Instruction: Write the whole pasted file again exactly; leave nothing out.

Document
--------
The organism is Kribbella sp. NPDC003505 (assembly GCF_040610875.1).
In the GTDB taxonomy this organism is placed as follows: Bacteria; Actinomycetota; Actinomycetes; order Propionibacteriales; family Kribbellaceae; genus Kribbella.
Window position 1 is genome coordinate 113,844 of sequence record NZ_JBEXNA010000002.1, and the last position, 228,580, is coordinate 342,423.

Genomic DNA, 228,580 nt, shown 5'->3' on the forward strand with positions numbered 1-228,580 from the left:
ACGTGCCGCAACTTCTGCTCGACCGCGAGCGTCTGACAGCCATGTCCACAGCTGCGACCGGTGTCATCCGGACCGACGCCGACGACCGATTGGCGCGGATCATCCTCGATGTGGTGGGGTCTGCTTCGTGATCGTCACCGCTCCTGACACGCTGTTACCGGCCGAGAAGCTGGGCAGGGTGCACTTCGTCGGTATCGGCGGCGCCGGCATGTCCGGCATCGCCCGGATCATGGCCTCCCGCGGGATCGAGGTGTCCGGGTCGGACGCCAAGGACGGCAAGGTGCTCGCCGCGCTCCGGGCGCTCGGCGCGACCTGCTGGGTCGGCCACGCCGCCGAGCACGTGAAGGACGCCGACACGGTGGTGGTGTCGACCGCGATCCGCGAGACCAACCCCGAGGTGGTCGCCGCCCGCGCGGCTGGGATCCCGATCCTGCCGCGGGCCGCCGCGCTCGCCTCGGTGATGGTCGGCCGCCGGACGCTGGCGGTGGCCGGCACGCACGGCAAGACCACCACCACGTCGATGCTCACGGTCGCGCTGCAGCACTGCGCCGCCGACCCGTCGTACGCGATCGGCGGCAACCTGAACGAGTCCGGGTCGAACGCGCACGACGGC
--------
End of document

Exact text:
The organism is Kribbella sp. NPDC003505 (assembly GCF_040610875.1).
In the GTDB taxonomy this organism is placed as follows: Bacteria; Actinomycetota; Actinomycetes; order Propionibacteriales; family Kribbellaceae; genus Kribbella.
Window position 1 is genome coordinate 113,844 of sequence record NZ_JBEXNA010000002.1, and the last position, 228,580, is coordinate 342,423.

Genomic DNA, 228,580 nt, shown 5'->3' on the forward strand with positions numbered 1-228,580 from the left:
ACGTGCCGCAACTTCTGCTCGACCGCGAGCGTCTGACAGCCATGTCCACAGCTGCGACCGGTGTCATCCGGACCGACGCCGACGACCGATTGGCGCGGATCATCCTCGATGTGGTGGGGTCTGCTTCGTGATCGTCACCGCTCCTGACACGCTGTTACCGGCCGAGAAGCTGGGCAGGGTGCACTTCGTCGGTATCGGCGGCGCCGGCATGTCCGGCATCGCCCGGATCATGGCCTCCCGCGGGATCGAGGTGTCCGGGTCGGACGCCAAGGACGGCAAGGTGCTCGCCGCGCTCCGGGCGCTCGGCGCGACCTGCTGGGTCGGCCACGCCGCCGAGCACGTGAAGGACGCCGACACGGTGGTGGTGTCGACCGCGATCCGCGAGACCAACCCCGAGGTGGTCGCCGCCCGCGCGGCTGGGATCCCGATCCTGCCGCGGGCCGCCGCGCTCGCCTCGGTGATGGTCGGCCGCCGGACGCTGGCGGTGGCCGGCACGCACGGCAAGACCACCACCACGTCGATGCTCACGGTCGCGCTGCAGCACTGCGCCGCCGACCCGTCGTACGCGATCGGCGGCAACCTGAACGAGTCCGGGTCGAACGCGCACGACGGC